New York Times
NICHOLAS ST. FLEUR
About four billion people, or two-thirds of the world’s population, face severe water shortages during at least one month every year, far more than was previously thought, according to Arjen Y. Hoekstra, a professor of water management at the University of Twente in the Netherlands.
In a paper published Friday in the journal Science Advances, Dr. Hoekstra and his colleague Mesfin M. Mekonnen designed a computer model to create what they say is a more accurate picture of water scarcity around the world. Severe water scarcity can lead to crop failure and low crop yields, which could cause food price increases as well as famine and widespread starvation. Continue reading Two-Thirds of the World Faces Severe Water Shortages
Global scarcity of key life source far worse than thought, new study finds
Andrea Germanos, staff writer
A new analysis reveals that global water scarcity is a far greater problem than previously thought, affecting 4 billion people—two-thirds of the world’s population—and will be “one of the most difficult and important challenges of this century.”
Previous analyses looked at water scarcity at an annual scale, and had found that water scarcity affected between 1.7 and 3.1 billion people. The new study, published Friday in the journal Science Advances, assessed water scarcity on a monthly basis, more fully capturing the specific times of year when it could be an issue. Continue reading 4 Billion People at Risk as ‘Water Table Dropping All Over the World’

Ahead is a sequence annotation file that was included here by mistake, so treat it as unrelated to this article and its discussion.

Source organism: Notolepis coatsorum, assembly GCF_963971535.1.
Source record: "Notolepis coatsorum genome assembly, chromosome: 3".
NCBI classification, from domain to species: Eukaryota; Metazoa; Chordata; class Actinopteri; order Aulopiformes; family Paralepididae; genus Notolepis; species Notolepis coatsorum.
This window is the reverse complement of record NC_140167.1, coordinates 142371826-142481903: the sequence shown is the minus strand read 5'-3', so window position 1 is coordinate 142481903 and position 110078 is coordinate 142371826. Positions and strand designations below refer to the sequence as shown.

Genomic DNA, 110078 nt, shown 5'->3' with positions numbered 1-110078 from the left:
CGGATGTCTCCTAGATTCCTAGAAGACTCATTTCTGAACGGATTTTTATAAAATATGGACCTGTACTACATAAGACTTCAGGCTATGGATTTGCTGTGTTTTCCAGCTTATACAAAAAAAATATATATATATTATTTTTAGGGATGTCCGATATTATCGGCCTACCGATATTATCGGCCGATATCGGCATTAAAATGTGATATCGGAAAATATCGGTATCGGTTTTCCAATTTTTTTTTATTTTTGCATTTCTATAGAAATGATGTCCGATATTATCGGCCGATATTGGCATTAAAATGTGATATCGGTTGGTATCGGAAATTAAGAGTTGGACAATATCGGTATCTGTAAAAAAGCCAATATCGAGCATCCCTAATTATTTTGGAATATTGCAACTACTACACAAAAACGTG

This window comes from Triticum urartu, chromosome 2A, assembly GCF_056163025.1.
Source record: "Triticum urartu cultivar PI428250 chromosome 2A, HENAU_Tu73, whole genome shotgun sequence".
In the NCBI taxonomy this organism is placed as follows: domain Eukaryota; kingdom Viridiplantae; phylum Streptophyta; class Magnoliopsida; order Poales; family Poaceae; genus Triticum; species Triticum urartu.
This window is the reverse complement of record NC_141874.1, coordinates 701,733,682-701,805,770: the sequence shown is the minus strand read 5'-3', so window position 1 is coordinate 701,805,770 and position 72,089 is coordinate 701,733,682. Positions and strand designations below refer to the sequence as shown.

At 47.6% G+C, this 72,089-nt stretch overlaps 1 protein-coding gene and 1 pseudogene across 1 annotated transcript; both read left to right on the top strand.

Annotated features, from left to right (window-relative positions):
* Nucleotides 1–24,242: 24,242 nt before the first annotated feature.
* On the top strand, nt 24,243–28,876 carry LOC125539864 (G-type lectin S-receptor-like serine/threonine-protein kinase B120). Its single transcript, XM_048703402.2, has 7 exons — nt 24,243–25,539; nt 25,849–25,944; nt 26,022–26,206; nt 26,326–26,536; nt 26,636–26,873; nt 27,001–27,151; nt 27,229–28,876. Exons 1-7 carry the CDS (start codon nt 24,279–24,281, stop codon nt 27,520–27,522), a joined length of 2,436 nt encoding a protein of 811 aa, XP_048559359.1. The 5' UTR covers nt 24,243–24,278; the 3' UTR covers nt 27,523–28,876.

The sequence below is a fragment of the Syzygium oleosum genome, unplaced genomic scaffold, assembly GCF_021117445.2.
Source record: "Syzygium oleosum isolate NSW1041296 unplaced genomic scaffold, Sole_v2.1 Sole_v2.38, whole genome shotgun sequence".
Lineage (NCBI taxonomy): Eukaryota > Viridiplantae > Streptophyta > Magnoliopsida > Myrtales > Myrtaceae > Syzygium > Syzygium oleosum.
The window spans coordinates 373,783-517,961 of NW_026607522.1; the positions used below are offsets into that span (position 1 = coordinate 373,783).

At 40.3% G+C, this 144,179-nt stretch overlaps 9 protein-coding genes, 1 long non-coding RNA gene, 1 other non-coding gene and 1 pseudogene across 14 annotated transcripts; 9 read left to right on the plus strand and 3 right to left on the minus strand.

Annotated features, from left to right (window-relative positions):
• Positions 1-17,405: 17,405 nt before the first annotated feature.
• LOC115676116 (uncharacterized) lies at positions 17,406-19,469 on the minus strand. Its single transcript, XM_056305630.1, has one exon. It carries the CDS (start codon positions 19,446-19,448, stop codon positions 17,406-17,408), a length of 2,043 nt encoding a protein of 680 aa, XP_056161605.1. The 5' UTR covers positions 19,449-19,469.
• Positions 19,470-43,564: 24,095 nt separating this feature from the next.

Gap in law let slave-made products enter U.S. if needed
New focus on slavery in supply chains of global companies
The White House said President Barack Obama intended to sign the bipartisan legislation into law
For 85 years, the U.S. government has turned a blind eye to companies that import goods derived from slavery — so long as domestic production couldn’t meet demand for those goods. That’s about to change.
The U.S. Senate on Thursday voted to close a loophole in the Tariff Act of 1930, which bars goods made by convict, forced or indentured labor, amid a new focus on slavery in the supply chains of global companies. Almost 21 million people are enslaved for profit worldwide, the United Nations says, annually providing $150 billion in illicit revenue. Continue reading Slave-Labor Loophole Closed by U.S. Senate After 8 Decades